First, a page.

Market Leadership Gives HRM Rex Goliath Something to Crow About

Fastest-Growing Premium Wine Brand Introduces Three Hot New Wines

SAN FRANCISCO, CA, April, 7, 2011 - Based on the legend of a 47 pound rooster named HRM (His Royal Majesty) Rex Goliath, (www.rexgoliath.com), Rex Goliath has overtaken Barefoot as the fastest growing brand in the Premium ($5-7.99) wine segment – the largest volume segment in the U.S. market. [1]

Total volume grew 74 percent, while dollar sales value grew at 62 percent over the last 52 weeks boasting six wines in the top 10 in their respective varietal categories – Cabernet Sauvignon, Free Range Red/Red Blend, Merlot, Pinot Noir, Shiraz and Zinfandel. [2]

Not one to rest on its nest, Rex Goliath has also introduced three hot new wines to its expanding flock – Free Range Red, Moscato and Sauvignon Blanc. Wines known for bold flavors, full body and big attitude, Rex is a rooster serious about a good time with great wine according to Marketing Director, Kim Moore.

“We have become known for producing quality, award-winning wines at excellent value and to build upon this terrific momentum, we saw an opportunity to extend the portfolio with three new wines that consumers are asking for: our proprietary red blend “Free Range Red”, Moscato and Sauvignon Blanc,” explained Moore.

The wines are quickly gaining market position with the Free Range Red launch in the fall of 2010 and Sauvignon Blanc and Moscato in early 2011. Moscato has quickly become the #3 Premium white varietal by volume and is also the fastest-growing white varietal. Sauvignon Blanc is now the #4 Premium white varietal by volume, and aptly named, “Free Range Red” – a blend of Syrah and Zinfandel – is part of a Premium varietal category that has grown 89 percent compared to a year ago. [3]

Rex Goliath also has earned praise from both consumers and critics. Testament to this, IMPACT Magazine honored Rex Goliath with the 2010 “Hot Brand Award” for the third year, which recognizes a new or existing brand that exceeded specific criteria based on sales from the previous year. The brand was also recently ranked #4 on a list of the 2010 “Top 30 Momentum Table Wine Brands” by Symphony IRI Group which ranks brands with >100,000 9L cases sold in the U.S. The wines have earned 12 Gold, Platinum and “Best in Class” medals over the past 12 months at national wine competitions, an impressive position by any measure.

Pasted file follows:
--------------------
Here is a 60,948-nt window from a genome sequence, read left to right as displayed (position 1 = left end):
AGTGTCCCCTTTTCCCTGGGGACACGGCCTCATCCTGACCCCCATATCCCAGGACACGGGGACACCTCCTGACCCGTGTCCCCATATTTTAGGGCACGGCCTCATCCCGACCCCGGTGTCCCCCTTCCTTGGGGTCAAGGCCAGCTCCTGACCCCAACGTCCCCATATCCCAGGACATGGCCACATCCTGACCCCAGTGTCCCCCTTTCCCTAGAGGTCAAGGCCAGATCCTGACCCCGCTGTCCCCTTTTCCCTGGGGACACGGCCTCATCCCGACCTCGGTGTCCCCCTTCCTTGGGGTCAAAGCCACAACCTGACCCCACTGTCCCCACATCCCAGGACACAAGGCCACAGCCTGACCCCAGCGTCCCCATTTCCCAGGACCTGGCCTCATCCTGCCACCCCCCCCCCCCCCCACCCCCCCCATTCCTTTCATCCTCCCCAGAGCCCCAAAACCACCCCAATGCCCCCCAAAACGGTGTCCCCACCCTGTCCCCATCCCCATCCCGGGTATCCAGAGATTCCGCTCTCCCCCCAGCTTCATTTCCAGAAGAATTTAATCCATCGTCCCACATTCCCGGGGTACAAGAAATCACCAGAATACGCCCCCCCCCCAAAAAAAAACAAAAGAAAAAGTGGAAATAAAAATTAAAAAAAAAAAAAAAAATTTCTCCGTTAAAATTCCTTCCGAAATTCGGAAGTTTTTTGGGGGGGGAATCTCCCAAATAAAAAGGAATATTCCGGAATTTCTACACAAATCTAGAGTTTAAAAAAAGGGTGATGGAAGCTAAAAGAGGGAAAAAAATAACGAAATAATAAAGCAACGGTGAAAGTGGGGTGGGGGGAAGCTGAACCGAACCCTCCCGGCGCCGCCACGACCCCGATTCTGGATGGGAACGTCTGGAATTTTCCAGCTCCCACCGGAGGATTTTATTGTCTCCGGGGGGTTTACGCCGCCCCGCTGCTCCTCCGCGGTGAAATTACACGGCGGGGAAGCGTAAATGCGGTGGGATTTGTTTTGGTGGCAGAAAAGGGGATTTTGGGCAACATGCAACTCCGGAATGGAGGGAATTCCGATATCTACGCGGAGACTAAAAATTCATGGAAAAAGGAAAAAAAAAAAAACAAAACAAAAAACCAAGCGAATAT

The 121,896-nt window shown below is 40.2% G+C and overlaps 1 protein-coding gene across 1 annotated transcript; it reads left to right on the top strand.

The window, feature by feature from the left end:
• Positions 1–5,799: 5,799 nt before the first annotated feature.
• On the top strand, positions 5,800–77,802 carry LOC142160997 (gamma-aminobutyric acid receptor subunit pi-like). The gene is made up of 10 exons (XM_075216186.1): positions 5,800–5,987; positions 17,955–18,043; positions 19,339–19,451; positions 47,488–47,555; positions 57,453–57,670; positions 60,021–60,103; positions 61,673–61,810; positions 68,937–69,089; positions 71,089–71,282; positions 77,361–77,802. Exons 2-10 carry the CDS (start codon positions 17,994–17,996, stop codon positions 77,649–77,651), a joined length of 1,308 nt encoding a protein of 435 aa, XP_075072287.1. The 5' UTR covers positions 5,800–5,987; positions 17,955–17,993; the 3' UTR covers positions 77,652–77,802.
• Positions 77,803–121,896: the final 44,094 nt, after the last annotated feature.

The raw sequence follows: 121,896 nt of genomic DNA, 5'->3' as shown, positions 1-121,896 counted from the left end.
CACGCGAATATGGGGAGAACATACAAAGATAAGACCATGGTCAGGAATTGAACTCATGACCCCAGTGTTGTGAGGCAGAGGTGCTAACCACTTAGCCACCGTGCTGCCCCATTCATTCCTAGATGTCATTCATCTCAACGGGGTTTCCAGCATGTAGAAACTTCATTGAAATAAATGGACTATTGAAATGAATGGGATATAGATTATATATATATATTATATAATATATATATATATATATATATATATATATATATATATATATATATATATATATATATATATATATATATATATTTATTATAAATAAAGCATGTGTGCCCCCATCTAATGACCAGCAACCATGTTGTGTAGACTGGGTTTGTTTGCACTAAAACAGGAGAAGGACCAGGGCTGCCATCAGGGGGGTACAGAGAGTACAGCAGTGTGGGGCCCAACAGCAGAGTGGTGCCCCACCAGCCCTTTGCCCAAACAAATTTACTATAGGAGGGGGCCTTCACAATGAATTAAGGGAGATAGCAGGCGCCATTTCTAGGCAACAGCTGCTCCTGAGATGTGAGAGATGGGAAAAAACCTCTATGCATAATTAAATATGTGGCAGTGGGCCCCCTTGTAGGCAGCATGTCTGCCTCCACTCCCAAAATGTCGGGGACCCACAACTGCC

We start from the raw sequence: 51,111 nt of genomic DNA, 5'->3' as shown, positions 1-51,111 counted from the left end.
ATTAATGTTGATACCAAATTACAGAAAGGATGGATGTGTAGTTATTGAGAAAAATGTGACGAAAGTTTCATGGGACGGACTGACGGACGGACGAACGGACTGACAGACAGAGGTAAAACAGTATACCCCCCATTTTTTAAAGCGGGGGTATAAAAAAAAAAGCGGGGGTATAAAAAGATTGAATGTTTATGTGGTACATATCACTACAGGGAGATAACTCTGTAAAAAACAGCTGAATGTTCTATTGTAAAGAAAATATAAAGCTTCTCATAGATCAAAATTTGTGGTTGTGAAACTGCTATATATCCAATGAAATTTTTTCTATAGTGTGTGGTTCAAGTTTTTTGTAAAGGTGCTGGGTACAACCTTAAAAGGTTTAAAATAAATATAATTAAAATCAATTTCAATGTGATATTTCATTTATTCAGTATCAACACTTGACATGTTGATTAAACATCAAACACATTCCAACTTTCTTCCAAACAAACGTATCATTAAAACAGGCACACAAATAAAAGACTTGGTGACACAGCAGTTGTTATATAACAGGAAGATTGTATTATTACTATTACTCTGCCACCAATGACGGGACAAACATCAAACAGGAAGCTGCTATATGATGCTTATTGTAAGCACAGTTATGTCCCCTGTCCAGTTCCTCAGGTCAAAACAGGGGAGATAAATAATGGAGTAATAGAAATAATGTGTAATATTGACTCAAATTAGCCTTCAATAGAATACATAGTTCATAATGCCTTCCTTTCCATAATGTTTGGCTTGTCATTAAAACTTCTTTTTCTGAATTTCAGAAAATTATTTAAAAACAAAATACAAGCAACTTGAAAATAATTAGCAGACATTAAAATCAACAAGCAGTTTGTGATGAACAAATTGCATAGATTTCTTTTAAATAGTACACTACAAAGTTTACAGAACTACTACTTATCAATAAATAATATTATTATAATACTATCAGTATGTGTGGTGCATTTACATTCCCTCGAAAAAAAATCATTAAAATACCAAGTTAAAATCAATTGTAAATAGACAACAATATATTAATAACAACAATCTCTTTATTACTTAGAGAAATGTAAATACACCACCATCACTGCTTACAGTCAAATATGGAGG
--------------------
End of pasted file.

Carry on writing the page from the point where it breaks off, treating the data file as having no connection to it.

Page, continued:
Rex Goliath wines are offered in both 750ml and 1.5L sizes, and are priced at $7 and $13 respectively. Distributed by Constellation Wines U.S., Rex Goliath wines are available nationally at independent and chain retail outlets. For more about Rex Goliath wines, visit:www.rexgoliath.com.

 

About HRM Rex Goliath Wines
At the turn of the 20th century, HRM (His Royal Majesty) Rex Goliath was the treasured attraction of a Texas circus. People came from far and wide to behold the 47 lb. bird, billed as the “World’s Largest Rooster.” The Rex Goliath label replicates the one-of-a-kind vintage artwork from the circus banner that hung above Rex’s roost. Rex is proudly honored by these premium varietal wines.

 

About Constellation Wine U.S.
Constellation Wines U.S. (CWUS) is the largest wine company in the U.S. based upon sales dollar value. The portfolio includes such brands as Woodbridge by Robert Mondavi, Clos du Bois, Robert Mondavi Private Selection, Blackstone, Ravenswood, Robert Mondavi Winery, Simi, Estancia, Wild Horse, Arbor Mist and Paul Masson Grande Amber Brandy. CWUS and Vincor Canada comprise Constellation Wines North America, a division of Constellation Brands, Inc., a leading international producer and marketer of beverage alcohol in the wine, spirits and imported beer categories. 

 

Media Contact: Katie Vandermause, PR Manager, Constellation Wines U.S., 415-912-3860



[1] Source: Symphony IRI Group, Total U.S. Food & Drug, 52 weeks, ending March 20, 2011percent dollar growth in Top 10 Premium Brands
[2] Source: Symphony IRI Group, Total U.S. Food & Drug, 52 weeks, ending March 20, 2011
[3] Source: Symphony IRI Group, Total U.S. Food & Drug, 52 weeks, ending March 20, 2011